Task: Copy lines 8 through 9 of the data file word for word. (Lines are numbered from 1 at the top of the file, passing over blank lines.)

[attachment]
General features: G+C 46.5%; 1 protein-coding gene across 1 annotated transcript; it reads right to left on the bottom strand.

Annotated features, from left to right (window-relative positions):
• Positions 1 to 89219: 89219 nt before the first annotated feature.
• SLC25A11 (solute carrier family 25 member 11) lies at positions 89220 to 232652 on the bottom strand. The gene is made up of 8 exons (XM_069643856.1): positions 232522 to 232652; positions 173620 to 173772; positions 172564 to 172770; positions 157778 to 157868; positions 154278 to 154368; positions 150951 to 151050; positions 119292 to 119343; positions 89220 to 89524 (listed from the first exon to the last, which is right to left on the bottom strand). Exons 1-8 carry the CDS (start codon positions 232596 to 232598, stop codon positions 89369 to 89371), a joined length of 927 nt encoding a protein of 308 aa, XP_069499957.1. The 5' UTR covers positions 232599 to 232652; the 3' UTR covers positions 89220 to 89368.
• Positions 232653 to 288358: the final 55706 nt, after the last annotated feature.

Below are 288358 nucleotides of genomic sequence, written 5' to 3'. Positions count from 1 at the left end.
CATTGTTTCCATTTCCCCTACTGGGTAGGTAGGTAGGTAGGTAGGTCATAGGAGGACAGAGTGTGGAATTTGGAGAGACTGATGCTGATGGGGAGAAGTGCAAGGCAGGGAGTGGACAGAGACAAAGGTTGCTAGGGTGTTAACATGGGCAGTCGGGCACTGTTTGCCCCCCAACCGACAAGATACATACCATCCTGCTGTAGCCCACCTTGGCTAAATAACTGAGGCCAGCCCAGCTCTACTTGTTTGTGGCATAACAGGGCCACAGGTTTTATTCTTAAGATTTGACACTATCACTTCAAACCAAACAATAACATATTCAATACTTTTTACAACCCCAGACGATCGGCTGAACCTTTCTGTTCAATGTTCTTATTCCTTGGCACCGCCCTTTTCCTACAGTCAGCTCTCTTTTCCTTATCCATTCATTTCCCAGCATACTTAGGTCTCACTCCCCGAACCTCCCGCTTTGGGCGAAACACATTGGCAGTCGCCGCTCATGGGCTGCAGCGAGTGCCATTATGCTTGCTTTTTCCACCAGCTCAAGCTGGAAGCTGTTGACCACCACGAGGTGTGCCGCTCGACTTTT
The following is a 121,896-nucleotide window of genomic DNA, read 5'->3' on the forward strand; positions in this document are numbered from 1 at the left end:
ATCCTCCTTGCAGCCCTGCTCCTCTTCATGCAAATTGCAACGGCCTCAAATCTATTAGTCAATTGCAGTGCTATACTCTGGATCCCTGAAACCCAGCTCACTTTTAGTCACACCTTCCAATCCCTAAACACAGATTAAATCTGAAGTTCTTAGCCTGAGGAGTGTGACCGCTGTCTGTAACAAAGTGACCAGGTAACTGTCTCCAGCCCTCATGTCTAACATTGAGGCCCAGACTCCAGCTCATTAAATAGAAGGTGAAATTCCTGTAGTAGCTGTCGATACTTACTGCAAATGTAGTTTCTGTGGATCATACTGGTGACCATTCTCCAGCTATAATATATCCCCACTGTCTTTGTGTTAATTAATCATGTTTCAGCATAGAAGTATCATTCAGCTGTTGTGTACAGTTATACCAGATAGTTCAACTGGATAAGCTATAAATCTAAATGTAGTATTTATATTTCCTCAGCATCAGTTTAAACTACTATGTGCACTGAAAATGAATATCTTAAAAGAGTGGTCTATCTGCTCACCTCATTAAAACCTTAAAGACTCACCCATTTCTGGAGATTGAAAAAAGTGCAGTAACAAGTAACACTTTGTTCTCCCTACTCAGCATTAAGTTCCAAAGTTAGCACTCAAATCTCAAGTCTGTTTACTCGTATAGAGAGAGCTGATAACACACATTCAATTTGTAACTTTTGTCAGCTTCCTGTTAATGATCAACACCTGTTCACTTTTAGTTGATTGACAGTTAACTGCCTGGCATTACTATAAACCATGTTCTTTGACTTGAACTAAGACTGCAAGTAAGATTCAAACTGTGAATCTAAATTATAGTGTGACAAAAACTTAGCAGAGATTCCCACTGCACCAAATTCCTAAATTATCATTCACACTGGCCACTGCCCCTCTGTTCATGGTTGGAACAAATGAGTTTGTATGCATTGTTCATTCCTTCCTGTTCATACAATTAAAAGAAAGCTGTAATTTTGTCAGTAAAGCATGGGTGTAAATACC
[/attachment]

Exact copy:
The following is a 121,896-nucleotide window of genomic DNA, read 5'->3' on the forward strand; positions in this document are numbered from 1 at the left end:
ATCCTCCTTGCAGCCCTGCTCCTCTTCATGCAAATTGCAACGGCCTCAAATCTATTAGTCAATTGCAGTGCTATACTCTGGATCCCTGAAACCCAGCTCACTTTTAGTCACACCTTCCAATCCCTAAACACAGATTAAATCTGAAGTTCTTAGCCTGAGGAGTGTGACCGCTGTCTGTAACAAAGTGACCAGGTAACTGTCTCCAGCCCTCATGTCTAACATTGAGGCCCAGACTCCAGCTCATTAAATAGAAGGTGAAATTCCTGTAGTAGCTGTCGATACTTACTGCAAATGTAGTTTCTGTGGATCATACTGGTGACCATTCTCCAGCTATAATATATCCCCACTGTCTTTGTGTTAATTAATCATGTTTCAGCATAGAAGTATCATTCAGCTGTTGTGTACAGTTATACCAGATAGTTCAACTGGATAAGCTATAAATCTAAATGTAGTATTTATATTTCCTCAGCATCAGTTTAAACTACTATGTGCACTGAAAATGAATATCTTAAAAGAGTGGTCTATCTGCTCACCTCATTAAAACCTTAAAGACTCACCCATTTCTGGAGATTGAAAAAAGTGCAGTAACAAGTAACACTTTGTTCTCCCTACTCAGCATTAAGTTCCAAAGTTAGCACTCAAATCTCAAGTCTGTTTACTCGTATAGAGAGAGCTGATAACACACATTCAATTTGTAACTTTTGTCAGCTTCCTGTTAATGATCAACACCTGTTCACTTTTAGTTGATTGACAGTTAACTGCCTGGCATTACTATAAACCATGTTCTTTGACTTGAACTAAGACTGCAAGTAAGATTCAAACTGTGAATCTAAATTATAGTGTGACAAAAACTTAGCAGAGATTCCCACTGCACCAAATTCCTAAATTATCATTCACACTGGCCACTGCCCCTCTGTTCATGGTTGGAACAAATGAGTTTGTATGCATTGTTCATTCCTTCCTGTTCATACAATTAAAAGAAAGCTGTAATTTTGTCAGTAAAGCATGGGTGTAAATACC